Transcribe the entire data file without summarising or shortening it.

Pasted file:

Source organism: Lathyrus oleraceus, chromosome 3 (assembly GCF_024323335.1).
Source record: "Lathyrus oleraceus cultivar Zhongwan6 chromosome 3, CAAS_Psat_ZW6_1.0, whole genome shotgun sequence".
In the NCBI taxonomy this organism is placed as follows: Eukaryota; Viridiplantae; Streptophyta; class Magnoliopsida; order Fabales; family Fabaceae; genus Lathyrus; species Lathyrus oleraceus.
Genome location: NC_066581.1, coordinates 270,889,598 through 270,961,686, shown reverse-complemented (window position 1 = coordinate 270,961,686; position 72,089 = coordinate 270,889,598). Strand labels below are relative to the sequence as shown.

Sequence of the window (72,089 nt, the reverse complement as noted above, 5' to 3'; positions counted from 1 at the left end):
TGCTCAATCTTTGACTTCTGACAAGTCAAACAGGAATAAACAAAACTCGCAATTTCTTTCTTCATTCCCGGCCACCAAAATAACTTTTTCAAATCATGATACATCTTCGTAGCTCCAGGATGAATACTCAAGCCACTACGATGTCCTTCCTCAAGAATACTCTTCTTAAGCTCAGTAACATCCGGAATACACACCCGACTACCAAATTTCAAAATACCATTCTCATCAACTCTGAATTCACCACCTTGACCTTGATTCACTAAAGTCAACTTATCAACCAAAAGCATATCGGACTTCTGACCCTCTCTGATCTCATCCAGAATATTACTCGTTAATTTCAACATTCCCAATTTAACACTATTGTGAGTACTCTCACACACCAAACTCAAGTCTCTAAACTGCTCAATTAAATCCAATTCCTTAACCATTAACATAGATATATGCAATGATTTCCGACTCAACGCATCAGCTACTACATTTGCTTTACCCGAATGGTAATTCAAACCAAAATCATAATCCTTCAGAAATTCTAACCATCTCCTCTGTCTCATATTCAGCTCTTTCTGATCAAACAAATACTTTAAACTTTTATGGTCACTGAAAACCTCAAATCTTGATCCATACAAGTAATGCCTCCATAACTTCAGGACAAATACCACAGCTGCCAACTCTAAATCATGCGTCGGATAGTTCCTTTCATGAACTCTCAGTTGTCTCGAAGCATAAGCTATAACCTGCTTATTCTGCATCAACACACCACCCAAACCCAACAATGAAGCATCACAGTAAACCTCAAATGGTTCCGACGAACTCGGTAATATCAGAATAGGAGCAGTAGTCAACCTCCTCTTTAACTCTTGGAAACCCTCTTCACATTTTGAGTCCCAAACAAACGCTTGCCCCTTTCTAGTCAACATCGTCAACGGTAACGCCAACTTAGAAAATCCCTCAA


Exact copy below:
Source organism: Lathyrus oleraceus, chromosome 3 (assembly GCF_024323335.1).
Source record: "Lathyrus oleraceus cultivar Zhongwan6 chromosome 3, CAAS_Psat_ZW6_1.0, whole genome shotgun sequence".
In the NCBI taxonomy this organism is placed as follows: Eukaryota; Viridiplantae; Streptophyta; class Magnoliopsida; order Fabales; family Fabaceae; genus Lathyrus; species Lathyrus oleraceus.
Genome location: NC_066581.1, coordinates 270,889,598 through 270,961,686, shown reverse-complemented (window position 1 = coordinate 270,961,686; position 72,089 = coordinate 270,889,598). Strand labels below are relative to the sequence as shown.

Sequence of the window (72,089 nt, the reverse complement as noted above, 5' to 3'; positions counted from 1 at the left end):
TGCTCAATCTTTGACTTCTGACAAGTCAAACAGGAATAAACAAAACTCGCAATTTCTTTCTTCATTCCCGGCCACCAAAATAACTTTTTCAAATCATGATACATCTTCGTAGCTCCAGGATGAATACTCAAGCCACTACGATGTCCTTCCTCAAGAATACTCTTCTTAAGCTCAGTAACATCCGGAATACACACCCGACTACCAAATTTCAAAATACCATTCTCATCAACTCTGAATTCACCACCTTGACCTTGATTCACTAAAGTCAACTTATCAACCAAAAGCATATCGGACTTCTGACCCTCTCTGATCTCATCCAGAATATTACTCGTTAATTTCAACATTCCCAATTTAACACTATTGTGAGTACTCTCACACACCAAACTCAAGTCTCTAAACTGCTCAATTAAATCCAATTCCTTAACCATTAACATAGATATATGCAATGATTTCCGACTCAACGCATCAGCTACTACATTTGCTTTACCCGAATGGTAATTCAAACCAAAATCATAATCCTTCAGAAATTCTAACCATCTCCTCTGTCTCATATTCAGCTCTTTCTGATCAAACAAATACTTTAAACTTTTATGGTCACTGAAAACCTCAAATCTTGATCCATACAAGTAATGCCTCCATAACTTCAGGACAAATACCACAGCTGCCAACTCTAAATCATGCGTCGGATAGTTCCTTTCATGAACTCTCAGTTGTCTCGAAGCATAAGCTATAACCTGCTTATTCTGCATCAACACACCACCCAAACCCAACAATGAAGCATCACAGTAAACCTCAAATGGTTCCGACGAACTCGGTAATATCAGAATAGGAGCAGTAGTCAACCTCCTCTTTAACTCTTGGAAACCCTCTTCACATTTTGAGTCCCAAACAAACGCTTGCCCCTTTCTAGTCAACATCGTCAACGGTAACGCCAACTTAGAAAATCCCTCAA